Please share this post on your social media and with all Native adoptees in your circle. DO NOT hesitate to get in touch with Trace via email. 
 
Trace Hentz 
email: tracelara@pm.me 
or laratrace@outlook.com

 

 



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Canada's Residential Schools

The religious organizations that operated the schools — the Anglican Church of Canada, Presbyterian Church in Canada, United Church of Canada, Jesuits of English Canada and some Catholic groups — in 2015 expressed regret for the “well-documented” abuses. The Catholic Church has never offered an official apology, something that Trudeau and others have repeatedly called for.

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To Veronica Brown

Veronica, we adult adoptees are thinking of you today and every day. We will be here when you need us. Your journey in the adopted life has begun, nothing can revoke that now, the damage cannot be undone. Be courageous, you have what no adoptee before you has had; a strong group of adult adoptees who know your story, who are behind you and will always be so.

Did you know?

Did you know?
lakota.cc/16I9p4D

Did you know?

New York’s 40-year battle for OBC access ended when on January 15 2020, OBCs were opened to ALL New York adoptees upon request without restriction. In only three days, over 3,600 adoptees filed for their record of birth. The bill that unsealed records was passed 196-12. According to the 2020 Census, 3.6% of Colorado's population is American Indian or Alaska Native, at least in part, with the descendants of at least 200 tribal nations living in the Denver metro area.

Diane Tells His Name

Lost Birds on Al Jazeera Fault Lines

Lost Birds on Al Jazeera Fault Lines
click to read and listen about Trace, Diane, Julie and Suzie

ADOPTION TRUTH

As the single largest unregulated industry in the United States, adoption is viewed as a benevolent action that results in the formation of “forever families.”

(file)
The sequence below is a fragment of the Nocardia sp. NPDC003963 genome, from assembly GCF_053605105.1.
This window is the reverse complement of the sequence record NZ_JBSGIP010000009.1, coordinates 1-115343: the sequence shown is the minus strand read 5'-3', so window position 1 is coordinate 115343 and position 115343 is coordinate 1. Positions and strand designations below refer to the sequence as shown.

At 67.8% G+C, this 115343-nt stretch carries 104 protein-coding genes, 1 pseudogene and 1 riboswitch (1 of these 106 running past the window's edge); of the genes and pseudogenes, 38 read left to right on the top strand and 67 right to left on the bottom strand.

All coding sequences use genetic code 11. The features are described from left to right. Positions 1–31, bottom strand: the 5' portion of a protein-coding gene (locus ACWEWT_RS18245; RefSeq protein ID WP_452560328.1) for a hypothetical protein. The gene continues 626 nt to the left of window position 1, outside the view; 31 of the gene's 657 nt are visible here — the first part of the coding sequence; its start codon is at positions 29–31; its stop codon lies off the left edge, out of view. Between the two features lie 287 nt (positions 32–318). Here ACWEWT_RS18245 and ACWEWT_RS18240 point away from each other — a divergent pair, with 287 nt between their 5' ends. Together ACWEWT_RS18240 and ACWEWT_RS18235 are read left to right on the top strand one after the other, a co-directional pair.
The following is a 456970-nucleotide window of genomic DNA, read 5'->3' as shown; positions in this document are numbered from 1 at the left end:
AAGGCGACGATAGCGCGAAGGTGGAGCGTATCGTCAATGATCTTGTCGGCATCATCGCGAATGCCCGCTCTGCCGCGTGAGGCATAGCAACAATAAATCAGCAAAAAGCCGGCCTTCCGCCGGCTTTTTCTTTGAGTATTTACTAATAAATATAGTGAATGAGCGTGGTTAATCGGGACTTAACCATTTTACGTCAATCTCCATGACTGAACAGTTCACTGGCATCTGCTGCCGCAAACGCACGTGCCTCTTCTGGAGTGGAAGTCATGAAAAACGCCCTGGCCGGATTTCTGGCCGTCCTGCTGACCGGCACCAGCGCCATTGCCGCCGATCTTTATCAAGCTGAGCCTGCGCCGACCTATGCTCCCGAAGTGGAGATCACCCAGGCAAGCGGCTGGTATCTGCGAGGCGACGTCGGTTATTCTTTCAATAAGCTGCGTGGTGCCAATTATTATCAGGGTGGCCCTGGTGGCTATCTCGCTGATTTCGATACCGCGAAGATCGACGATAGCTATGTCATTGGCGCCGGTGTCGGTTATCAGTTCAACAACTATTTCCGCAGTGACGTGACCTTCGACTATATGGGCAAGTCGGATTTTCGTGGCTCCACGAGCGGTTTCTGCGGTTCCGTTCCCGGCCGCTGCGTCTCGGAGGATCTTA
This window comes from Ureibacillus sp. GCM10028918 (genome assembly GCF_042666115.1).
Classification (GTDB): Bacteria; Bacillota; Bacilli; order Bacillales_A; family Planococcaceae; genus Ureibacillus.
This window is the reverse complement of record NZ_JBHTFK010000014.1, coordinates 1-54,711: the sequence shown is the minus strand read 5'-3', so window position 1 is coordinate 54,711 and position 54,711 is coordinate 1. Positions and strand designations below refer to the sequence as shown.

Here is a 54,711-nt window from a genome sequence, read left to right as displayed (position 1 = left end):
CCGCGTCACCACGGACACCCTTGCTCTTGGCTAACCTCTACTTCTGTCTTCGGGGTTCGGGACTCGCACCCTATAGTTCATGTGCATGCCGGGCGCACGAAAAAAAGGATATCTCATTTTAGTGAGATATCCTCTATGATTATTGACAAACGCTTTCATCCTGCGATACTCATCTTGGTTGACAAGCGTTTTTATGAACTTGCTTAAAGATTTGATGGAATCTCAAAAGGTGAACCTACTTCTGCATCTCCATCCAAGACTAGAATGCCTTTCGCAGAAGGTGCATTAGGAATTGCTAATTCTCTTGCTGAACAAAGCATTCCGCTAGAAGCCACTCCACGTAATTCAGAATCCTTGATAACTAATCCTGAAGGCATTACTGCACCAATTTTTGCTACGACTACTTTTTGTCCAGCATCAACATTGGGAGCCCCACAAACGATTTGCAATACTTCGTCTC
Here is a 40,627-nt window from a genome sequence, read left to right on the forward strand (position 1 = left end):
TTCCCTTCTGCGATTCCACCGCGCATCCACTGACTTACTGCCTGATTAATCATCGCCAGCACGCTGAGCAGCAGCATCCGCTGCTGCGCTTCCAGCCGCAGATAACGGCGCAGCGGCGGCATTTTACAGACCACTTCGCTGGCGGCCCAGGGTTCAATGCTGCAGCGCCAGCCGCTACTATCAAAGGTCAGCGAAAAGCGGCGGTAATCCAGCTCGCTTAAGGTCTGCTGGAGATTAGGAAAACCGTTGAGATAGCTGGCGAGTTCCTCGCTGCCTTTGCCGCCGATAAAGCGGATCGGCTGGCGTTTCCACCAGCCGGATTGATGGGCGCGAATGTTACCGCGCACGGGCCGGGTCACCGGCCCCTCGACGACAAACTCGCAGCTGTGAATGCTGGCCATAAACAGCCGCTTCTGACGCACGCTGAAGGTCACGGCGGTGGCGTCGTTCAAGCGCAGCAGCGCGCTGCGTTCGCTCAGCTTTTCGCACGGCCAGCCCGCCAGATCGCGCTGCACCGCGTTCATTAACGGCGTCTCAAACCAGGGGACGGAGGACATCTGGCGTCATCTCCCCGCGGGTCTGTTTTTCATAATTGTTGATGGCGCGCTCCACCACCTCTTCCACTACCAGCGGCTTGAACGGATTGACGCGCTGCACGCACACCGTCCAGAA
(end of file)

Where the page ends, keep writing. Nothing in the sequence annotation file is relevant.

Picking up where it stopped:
The truth is that it is a very lucrative business with a known sales pitch. With profits last estimated at over $1.44 billion dollars a year, mothers who consider adoption for their babies need to be very aware that all of this promotion clouds the facts and only though independent research can they get an accurate account of what life might be like for both them and their child after signing the adoption paperwork.

Original Birth Certificate Map in the USA

Why tribes do not recommend the DNA swab

Rebecca Tallbear entitled: “DNA, Blood, and Racializing the Tribe”, bearing out what I only inferred:

Detailed discussion of the Bering Strait theory and other scientific theories about the population of the modern-day Americas is beyond the scope of this essay. However, it should be noted that Indian people have expressed suspicion that DNA analysis is a tool that scientists will use to support theories about the origins of tribal people that contradict tribal oral histories and origin stories. Perhaps more important,the alternative origin stories of scientists are seen as intending to weaken tribal land and other legal claims (and even diminish a history of colonialism?) that are supported in U.S. federal and tribal law. As genetic evidence has already been used to resolve land conflicts in Asian and Eastern European countries, this is not an unfounded fear.